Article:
One of the world’s youngest religions, Sikhism was founded about 500 years ago in northern India. The Sikhs believe in the Ultimate Reality as a formless force that is above all things and yet present in them at the same time. They reject all distinctions based on social class and race and emphasize the importance of service to both community and family. In the 21st century, Sikhism faces new challenges and a geographical reach spanning the globe. In India, where Manmohan Singh became the first minority prime minister in 2004, Sikhs are still working to gain greater political independence. In the West, the faith is attempting to adapt to a new culture while also sharing its universal teachings. Sikhism, Third Edition describes the basic tenets of Sikhism, tells the engaging story of its growth in India, examines the recent move toward greater political independence within the Indian nation, the effects of Hindu nationalism on the Sikh community, and issues of cultural adaptation, persecution, and subsequent education now taking place in the West.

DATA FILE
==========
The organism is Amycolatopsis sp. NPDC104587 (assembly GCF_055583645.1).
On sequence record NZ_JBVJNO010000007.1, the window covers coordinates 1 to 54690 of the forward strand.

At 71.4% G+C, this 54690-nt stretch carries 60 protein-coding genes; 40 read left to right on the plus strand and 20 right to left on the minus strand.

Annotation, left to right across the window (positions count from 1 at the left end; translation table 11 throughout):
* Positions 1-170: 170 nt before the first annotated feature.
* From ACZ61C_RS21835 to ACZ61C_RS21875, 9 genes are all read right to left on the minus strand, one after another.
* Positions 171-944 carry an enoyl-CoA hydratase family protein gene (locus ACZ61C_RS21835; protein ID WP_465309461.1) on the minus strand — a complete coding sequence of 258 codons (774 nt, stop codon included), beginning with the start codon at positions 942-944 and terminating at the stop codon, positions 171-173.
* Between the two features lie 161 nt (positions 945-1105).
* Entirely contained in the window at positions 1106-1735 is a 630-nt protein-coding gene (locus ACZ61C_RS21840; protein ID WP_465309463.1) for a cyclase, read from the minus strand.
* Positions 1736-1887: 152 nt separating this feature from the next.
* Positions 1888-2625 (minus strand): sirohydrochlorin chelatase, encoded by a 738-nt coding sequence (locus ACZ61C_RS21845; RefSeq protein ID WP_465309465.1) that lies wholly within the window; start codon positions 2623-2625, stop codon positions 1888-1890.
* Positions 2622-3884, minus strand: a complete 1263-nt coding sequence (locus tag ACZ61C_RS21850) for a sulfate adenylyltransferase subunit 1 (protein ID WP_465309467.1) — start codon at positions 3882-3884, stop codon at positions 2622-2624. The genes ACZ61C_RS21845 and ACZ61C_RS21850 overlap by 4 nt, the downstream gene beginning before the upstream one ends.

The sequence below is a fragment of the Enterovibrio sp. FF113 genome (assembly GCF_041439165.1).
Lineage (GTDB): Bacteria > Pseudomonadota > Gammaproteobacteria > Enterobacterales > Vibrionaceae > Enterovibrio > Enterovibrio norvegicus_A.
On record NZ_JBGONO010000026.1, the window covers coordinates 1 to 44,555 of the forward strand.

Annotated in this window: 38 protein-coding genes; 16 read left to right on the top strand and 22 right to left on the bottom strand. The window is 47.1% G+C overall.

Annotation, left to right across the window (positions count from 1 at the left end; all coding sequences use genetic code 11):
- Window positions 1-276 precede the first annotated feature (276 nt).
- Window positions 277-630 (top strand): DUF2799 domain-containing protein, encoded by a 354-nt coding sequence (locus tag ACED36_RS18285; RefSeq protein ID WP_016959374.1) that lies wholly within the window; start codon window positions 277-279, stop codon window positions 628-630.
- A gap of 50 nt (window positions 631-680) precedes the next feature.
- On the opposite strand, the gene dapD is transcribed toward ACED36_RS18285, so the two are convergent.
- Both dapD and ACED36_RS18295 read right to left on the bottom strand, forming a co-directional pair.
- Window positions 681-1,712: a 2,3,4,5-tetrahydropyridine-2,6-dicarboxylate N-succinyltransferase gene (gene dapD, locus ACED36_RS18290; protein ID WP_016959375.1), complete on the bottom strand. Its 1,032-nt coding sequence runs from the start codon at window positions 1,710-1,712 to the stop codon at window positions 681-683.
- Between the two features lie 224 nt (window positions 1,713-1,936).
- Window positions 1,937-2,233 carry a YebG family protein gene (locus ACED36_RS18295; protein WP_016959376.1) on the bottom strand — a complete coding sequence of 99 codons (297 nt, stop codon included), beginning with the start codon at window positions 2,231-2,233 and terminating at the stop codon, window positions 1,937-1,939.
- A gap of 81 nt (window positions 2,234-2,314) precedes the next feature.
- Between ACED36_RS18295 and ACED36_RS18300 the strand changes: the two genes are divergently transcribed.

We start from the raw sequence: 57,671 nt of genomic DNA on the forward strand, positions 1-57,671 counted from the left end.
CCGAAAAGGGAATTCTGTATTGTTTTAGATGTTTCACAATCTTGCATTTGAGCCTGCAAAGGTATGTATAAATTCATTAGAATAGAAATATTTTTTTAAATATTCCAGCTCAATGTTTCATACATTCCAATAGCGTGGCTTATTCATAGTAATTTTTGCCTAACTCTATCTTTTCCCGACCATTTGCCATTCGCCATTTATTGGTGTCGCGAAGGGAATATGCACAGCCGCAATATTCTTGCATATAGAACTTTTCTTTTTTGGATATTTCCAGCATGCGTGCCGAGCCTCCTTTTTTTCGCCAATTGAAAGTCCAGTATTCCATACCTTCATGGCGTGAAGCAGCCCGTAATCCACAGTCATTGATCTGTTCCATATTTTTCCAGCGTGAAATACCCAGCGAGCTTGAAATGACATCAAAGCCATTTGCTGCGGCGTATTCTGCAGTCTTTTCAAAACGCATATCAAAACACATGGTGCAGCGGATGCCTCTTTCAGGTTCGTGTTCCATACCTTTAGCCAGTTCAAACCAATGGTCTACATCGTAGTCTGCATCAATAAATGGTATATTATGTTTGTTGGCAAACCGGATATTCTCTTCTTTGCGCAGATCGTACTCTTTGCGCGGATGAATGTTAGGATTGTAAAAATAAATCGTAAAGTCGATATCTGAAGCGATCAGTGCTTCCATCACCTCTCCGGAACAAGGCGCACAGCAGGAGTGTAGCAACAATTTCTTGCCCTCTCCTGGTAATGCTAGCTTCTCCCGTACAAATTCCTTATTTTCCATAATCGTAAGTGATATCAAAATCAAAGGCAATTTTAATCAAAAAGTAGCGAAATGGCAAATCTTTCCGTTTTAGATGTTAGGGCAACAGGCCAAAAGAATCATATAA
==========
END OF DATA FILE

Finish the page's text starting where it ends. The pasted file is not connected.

- The belief in the Supreme Ultimate Reality
- Sikh ethics
- The Five K’s
- Guru Nanak and the Origins of the Sikh Faith
- The Guru Granth, Sikhism’s sacred text.
Full-color photographs and illustrations. Map. Sidebars. Fact file. Bibliography. Further reading and Web sites. Glossary. Index.
About the Author(s)
Nikky-Guninder Kaur Singh is the Crawford Family Professor of Religion and former department chair at Colby College in Waterville, Maine. She has published extensively in the field of Sikhism.